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Independence Day, 2006. Hubby and I are spending it by eating picnic food (I'm making barbeque pork, deviled eggs, beans, chips and blackberry cobbler--got some hand-picked blackberries from my father-in-law on Sunday) and watching the World Cup. We are avoiding any programming which may include any video of the idiot Bush. So, this year, as I have the past six years, I won't be watching "A Capital Fourth" because I won't risk it. Later, we may tune in to whichever station is broadcasting the Boston Pops extravaganza. We will watch fireworks on television, and listen to the morons across the hall set off their stupid firecrackers outside.

I cannot wait until we move.

Anyway, Independence Day.

I have often wondered over the last six years, what the Founding Fathers would think about everything that has been going on in Washington. Would they start another revolution? My hunch is they would. Let's let them speak in their own words, shall we?

"It is weakness rather than wickedness which renders men unfit to be trusted with unlimited power." -- John Adams, 1788

"The issue today is the same as it has been throughout all history, whether man shall be allowed to govern himself or be ruled by a small elite." -- Thomas Jefferson

"They that can give up essential liberty to obtain a little temporary safety deserve neither liberty nor safety." -- Benjamin Franklin, Historical Review of Pennsylvania (1759)

"It does not require a majority to prevail, but rather an irate, tireless minority keen to set brush fires in people's minds." -- Samuel Adams

"Free government is founded in jealousy, not confidence. It is jealousy and not confidence which prescribes limited constitutions, to bind those we are obliged to trust with power.... In questions of power, then, let no more be heard of confidence in men, but bind him down from mischief by the chains of the Constitution." -- Thomas Jefferson, 1799

"The battle, sir, is not to the strong alone; it is to the vigilant, the active, the brave." -- Patrick Henry

"A nation which can prefer disgrace to danger is prepared for a master, and deserves one!" -- Alexander Hamilton

"A Bill of Rights is what the people are entitled to against every government on Earth... and what no just government should refuse." -- Thomas Jefferson in a Letter to James Madison, Paris, Dec. 20, 1787

"A popular Government, without popular information, or the means of acquiring it, is but a Prologue to a Farce or a Tragedy; or, perhaps both." -- James Madison

"The tree of liberty must be refreshed from time to time with the blood of patriots and tyrants. ... God forbid we should ever be twenty years without such a rebellion; what country can preserve its liberties if their rulers are not warned from time to time that their people preserve the spirit of resistance? Let them take arms." -- Thomas Jefferson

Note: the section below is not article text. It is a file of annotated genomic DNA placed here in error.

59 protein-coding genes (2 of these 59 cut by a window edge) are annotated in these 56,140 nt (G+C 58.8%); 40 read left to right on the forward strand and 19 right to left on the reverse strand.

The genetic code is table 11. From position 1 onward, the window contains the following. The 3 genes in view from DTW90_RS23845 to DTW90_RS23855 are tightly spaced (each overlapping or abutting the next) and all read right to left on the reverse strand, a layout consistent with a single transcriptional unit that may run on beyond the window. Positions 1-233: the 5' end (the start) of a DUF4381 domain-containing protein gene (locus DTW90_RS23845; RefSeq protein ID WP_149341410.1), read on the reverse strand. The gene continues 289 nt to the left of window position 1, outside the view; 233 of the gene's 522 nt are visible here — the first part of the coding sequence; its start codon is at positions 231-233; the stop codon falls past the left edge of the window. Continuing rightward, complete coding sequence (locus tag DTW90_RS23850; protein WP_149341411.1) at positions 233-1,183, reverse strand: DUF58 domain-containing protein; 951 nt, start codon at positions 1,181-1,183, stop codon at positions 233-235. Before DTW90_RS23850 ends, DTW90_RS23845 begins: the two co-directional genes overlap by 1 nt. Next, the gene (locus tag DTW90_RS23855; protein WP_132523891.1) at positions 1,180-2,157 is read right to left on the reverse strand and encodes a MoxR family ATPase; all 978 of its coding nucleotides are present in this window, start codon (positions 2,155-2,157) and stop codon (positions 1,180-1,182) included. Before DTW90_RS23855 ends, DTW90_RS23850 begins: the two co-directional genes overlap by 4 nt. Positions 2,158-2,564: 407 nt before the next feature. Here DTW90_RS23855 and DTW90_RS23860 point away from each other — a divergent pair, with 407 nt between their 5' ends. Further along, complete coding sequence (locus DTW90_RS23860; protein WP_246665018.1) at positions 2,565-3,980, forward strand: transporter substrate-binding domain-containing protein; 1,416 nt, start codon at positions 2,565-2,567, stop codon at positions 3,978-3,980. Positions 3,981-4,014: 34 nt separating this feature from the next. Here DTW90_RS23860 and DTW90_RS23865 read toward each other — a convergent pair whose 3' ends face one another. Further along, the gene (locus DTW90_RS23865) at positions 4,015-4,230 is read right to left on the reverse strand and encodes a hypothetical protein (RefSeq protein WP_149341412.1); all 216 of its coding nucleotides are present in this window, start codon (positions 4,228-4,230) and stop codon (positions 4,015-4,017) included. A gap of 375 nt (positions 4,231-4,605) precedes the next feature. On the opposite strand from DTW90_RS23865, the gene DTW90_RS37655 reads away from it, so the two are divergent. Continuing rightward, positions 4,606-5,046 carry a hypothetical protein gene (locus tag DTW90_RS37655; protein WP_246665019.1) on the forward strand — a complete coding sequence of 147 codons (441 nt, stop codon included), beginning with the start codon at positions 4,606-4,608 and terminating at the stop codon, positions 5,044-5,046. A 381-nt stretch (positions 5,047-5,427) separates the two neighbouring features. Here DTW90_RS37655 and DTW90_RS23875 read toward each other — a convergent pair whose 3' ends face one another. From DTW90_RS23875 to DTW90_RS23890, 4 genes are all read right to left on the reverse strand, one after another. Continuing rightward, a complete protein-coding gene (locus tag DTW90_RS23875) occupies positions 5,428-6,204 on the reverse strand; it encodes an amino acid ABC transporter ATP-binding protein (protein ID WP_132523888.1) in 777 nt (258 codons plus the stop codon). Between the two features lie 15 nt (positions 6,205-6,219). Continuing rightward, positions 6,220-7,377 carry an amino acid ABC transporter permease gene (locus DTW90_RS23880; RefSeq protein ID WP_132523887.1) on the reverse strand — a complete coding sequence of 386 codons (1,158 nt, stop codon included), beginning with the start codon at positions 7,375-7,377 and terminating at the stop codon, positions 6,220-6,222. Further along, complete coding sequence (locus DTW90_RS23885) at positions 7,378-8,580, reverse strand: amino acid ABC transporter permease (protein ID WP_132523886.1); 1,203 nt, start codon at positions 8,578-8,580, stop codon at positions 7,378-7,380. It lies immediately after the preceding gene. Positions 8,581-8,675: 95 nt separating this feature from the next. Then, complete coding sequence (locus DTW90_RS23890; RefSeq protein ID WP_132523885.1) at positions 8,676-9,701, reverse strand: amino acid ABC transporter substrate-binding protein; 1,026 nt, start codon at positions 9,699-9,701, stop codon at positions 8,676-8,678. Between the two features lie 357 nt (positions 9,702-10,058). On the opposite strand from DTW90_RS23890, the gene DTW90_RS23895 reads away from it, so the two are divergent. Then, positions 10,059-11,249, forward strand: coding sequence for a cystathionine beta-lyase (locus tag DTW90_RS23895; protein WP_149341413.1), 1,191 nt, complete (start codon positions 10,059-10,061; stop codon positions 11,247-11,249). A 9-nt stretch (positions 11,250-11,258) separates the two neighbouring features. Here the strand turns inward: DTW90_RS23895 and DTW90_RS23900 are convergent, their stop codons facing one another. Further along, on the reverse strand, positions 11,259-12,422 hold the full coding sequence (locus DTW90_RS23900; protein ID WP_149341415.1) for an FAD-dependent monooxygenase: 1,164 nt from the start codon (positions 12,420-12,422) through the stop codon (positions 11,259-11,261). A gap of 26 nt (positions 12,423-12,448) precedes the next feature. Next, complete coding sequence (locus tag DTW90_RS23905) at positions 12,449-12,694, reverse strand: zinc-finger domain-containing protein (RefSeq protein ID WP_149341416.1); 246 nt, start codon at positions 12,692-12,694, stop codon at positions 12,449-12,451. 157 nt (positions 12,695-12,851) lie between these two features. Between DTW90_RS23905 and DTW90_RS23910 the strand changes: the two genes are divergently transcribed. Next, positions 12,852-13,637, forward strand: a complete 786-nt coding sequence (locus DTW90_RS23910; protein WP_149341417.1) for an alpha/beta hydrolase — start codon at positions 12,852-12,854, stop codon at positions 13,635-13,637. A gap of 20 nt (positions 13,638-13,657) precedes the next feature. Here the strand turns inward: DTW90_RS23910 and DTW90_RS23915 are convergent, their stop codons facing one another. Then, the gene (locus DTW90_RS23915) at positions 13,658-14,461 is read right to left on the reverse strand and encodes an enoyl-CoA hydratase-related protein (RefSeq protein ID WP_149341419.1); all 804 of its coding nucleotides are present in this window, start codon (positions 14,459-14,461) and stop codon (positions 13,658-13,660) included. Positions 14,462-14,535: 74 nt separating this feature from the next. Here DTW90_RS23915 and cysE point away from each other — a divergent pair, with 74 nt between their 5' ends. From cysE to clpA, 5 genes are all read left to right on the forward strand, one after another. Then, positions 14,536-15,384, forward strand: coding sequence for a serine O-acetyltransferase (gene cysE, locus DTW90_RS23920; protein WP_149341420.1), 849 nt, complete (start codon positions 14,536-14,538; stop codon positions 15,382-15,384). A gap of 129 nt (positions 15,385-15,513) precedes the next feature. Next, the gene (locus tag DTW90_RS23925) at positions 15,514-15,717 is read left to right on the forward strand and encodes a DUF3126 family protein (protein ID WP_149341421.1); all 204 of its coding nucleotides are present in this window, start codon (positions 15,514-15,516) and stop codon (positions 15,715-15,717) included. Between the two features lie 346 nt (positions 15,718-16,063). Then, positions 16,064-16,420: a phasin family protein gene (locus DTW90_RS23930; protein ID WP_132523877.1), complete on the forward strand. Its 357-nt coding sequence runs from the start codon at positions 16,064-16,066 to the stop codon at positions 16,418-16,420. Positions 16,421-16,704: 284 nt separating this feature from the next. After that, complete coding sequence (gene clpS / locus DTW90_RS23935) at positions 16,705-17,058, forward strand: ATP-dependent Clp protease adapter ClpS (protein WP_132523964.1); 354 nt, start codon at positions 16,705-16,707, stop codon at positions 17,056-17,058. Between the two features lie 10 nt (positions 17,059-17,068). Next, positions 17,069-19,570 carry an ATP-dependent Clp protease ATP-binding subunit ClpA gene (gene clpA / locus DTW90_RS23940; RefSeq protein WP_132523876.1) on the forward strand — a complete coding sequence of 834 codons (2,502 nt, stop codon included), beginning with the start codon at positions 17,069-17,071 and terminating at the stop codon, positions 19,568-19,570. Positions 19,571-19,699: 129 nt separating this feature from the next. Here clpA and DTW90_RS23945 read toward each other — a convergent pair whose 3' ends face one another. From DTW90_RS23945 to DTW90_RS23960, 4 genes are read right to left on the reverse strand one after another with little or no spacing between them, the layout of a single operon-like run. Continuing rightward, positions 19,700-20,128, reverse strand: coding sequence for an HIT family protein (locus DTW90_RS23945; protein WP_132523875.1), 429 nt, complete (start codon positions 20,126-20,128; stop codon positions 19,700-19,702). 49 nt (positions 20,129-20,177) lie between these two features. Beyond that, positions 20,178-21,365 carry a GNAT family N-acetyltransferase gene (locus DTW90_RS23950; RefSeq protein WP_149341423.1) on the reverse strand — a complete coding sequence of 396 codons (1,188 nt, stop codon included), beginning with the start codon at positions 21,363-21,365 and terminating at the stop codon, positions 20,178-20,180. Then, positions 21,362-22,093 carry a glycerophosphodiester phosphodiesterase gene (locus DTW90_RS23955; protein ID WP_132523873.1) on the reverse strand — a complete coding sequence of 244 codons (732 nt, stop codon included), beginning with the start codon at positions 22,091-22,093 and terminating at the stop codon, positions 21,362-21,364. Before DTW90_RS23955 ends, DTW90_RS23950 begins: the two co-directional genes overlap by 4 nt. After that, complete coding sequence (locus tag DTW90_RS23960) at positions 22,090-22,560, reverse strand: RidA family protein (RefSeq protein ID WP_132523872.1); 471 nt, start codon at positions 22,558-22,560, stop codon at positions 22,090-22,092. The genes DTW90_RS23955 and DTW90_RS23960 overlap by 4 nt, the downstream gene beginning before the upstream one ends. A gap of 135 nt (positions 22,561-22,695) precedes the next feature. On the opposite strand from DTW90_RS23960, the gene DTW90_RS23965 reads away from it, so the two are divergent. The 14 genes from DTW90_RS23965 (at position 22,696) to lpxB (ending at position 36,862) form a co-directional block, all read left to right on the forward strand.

"I believe there are more instances of the abridgement of freedoms of the people by gradual and silent encroachment of those in power than by violent and sudden usurpations." -- James Madison

These may not be "Founding Fathers" but they are quotations I feel are appropriate to the spirit of the day.


"The greatest tyrannies are always perpetrated in the name of the noblest causes." -- Thomas Paine

"...There is no nation on earth powerful enough to accomplish our overthrow. ... Our destruction, should it come at all, will be from another quarter. From the inattention of the people to the concerns of their government, from their carelessness and negligence, I must confess that I do apprehend some danger. I fear that they may place too implicit a confidence in their public servants, and fail properly to scrutinize their conduct; that in this way they may be made the dupes of designing men, and become the instruments of their own undoing." -- Daniel Webster, June 1, 1837

"A people may prefer a free government, but if, from indolence, or carelessness, or cowardice, or want of public spirit, they are unequal to the exertions necessary for preserving it; if they will not fight for it when it is directly attacked; if they can be deluded by the artifices used to cheat them out of it; if by momentary discouragement, or temporary panic, or a fit of enthusiasm for an individual, they can be induced to lay their liberties at the feet even of a great man, or trust him with powers which enable him to subvert their institutions; in all these cases they are more or less unfit for liberty: and though it may be for their good to have had it even for a short time, they are unlikely long to enjoy it." -- John Stuart Mill, Representative Government, 1861

"We've witnessed a fire sale of American liberties at bargain basement prices, in return for the false promise of more security... The America being designed right now won't resemble the America we've been defending... The danger isn't that Big Brother may storm the castle gates. The danger is that Americans don't realize that he is already inside the castle walls." -- Wayne LaPierre

"Noncooperation with evil is as much a duty as cooperation with good." -- Gandhi

"The government is merely a servant -- merely a temporary servant; it cannot be its prerogative to determine what is right and what is wrong, and decide who is a patriot and who isn't. Its function is to obey orders, not originate them..." -- Mark Twain

"I've set my own rules to live by. The first one is: 'Never believe ANYthing the government says.' "-- George Carlin

"The world is a dangerous place to live; not because of the people who are evil, but because of the people who don't do anything about it." -- Albert Einstein

"The hottest places in hell are reserved for those who, in a time of moral crisis, maintain their neutrality." -- Dante, The Inferno

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